This post is sponsored by Samsung Business. All thoughts and opinions are my own.
Enterprises require new and innovative solutions to meet growing storage demands. From IoT to Big Data, companies require storage capabilities that can aggregate huge amounts of information.
Indeed, businesses are becoming data-driven. A recent forecast from the International Data Corporation projects that the big data technology and services sector will grow at a compound annual growth rate of 23.1 percent from 2014-2019, with annual spending hitting a maximum $48.6 billion in 2019. All three submarkets of big data (software, services, and infrastructure) are also expected to grow through 2019.
As a result, technology companies must innovate to produce the hardware to make it happen. The commercial appetite businesses for big data–related software and infrastructure technology will lead to an ecosystem of new innovations. A perfect storm of technology needs—storage for huge amounts of data, secure cloud solutions, and processing—have led to a boom in innovation.
Samsung recently unveiled its 15.36TB SSD, the world’s largest-capacity storage device. The 2½-inch solid state drive (SSD), intended for use in enterprise storage, offers blazing speeds of 1200MBps. (A typical SSD peaks at about 550MBps.) Because it’s so small, IT managers can fit twice as many drives in a standard rack.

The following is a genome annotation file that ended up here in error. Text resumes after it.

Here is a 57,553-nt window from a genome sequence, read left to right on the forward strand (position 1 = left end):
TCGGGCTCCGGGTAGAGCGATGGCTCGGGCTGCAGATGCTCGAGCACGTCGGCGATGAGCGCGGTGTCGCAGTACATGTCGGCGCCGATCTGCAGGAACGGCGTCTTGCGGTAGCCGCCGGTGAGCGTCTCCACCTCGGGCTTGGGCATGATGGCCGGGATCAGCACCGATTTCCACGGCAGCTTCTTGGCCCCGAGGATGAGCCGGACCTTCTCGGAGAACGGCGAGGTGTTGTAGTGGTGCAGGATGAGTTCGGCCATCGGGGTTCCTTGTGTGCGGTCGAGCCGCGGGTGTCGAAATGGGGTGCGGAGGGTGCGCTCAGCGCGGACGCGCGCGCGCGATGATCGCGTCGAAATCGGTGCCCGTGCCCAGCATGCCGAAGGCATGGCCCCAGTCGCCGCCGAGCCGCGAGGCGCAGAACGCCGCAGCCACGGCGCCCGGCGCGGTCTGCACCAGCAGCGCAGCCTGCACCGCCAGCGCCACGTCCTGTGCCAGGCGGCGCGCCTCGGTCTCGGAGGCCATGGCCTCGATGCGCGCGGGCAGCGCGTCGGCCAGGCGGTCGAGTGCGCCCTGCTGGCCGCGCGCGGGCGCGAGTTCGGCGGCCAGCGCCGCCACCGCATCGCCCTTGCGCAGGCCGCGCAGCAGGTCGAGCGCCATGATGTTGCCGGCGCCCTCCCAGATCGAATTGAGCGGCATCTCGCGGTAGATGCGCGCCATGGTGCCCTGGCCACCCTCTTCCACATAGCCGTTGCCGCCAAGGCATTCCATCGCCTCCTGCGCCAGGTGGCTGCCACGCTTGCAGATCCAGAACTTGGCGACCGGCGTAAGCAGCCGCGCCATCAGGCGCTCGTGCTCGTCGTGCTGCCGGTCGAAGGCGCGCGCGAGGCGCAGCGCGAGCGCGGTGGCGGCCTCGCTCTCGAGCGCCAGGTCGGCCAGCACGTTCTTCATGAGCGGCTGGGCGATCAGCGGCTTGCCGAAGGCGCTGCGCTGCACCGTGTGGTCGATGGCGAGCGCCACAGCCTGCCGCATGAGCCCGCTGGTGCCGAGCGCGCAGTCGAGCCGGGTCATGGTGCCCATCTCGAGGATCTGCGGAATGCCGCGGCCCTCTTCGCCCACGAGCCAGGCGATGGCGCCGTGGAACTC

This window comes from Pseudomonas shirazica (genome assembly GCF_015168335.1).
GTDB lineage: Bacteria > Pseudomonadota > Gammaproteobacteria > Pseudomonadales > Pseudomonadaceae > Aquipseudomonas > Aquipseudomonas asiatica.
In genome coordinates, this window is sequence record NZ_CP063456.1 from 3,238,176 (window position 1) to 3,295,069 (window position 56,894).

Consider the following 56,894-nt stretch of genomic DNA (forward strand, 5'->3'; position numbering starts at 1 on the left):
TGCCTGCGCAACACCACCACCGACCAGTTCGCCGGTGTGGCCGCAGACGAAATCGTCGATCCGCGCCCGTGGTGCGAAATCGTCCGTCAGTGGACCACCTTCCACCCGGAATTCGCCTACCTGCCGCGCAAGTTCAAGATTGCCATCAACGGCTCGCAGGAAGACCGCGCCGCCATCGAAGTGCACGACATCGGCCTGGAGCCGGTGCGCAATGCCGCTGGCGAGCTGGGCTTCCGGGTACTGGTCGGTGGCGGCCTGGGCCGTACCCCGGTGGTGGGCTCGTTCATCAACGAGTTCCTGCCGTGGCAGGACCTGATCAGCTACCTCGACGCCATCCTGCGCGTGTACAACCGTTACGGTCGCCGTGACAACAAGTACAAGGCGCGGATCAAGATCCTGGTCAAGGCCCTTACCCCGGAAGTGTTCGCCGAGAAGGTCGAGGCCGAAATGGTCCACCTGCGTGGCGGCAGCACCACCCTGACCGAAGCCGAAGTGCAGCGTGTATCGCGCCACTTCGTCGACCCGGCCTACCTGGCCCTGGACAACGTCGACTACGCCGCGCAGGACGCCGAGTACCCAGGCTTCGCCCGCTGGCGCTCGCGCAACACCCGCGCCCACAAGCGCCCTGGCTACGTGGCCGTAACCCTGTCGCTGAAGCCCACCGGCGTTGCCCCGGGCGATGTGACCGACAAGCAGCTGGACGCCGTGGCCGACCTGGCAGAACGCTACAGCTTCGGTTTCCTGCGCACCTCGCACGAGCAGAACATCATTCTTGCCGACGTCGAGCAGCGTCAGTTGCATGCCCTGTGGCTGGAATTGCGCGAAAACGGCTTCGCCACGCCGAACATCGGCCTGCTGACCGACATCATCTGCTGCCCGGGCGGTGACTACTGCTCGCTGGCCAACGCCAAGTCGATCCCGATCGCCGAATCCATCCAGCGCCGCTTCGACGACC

The SSD also sets a new standard for sustainability. The drive can support a full drive write per day, which means it can handle 15.36 TB of data on a single drive without failure during the five-year warranty period. In a statement to the press, Senior Vice President of Electronic Application Engineering Jung-bae Lee remarked that the drive was meant to meet an increasing demand for ultra-high-capacity SAS SSDs from enterprise storage system manufacturers.
Emerging solutions should focus on processing systems and storage needs for consumers. Innovations like the 15.36 TB SSD will trickle down from enterprise to consumer, and customers will enjoy the benefits of bigger, faster, less expensive storage to exceed their needs.
Fuel Customer Demand with Enterprise Solutions
Technology innovation often starts at the enterprise level and moves down to the consumer. Take the evolution of the huge IBM mainframes to personal computers or enterprise VoIP programs to Skype as examples.
The same goes for data storage. Although consumers may not see the need (yet!) for a 15TB drive, as the IoT extends to every corner of the home—from video doorbells or baby monitors that can record footage for hours to home media servers that can store decades worth of music— soon the technological possibilities and consumer demand will meet. At that time, consumers will reap some of the benefits of enterprise-level technological advancements, including lower prices (because the enterprise customers already covered the R&D costs), and product enhancements that occur only after technology has been on the market and in use for some time.
With the official unveiling of Samsung’s 15.36 TB drive, expect comparable models built for consumer-level data to hit the market soon. And that’s not the only innovation consumers can expect to see out of the corporate sector—although it is one of the biggest.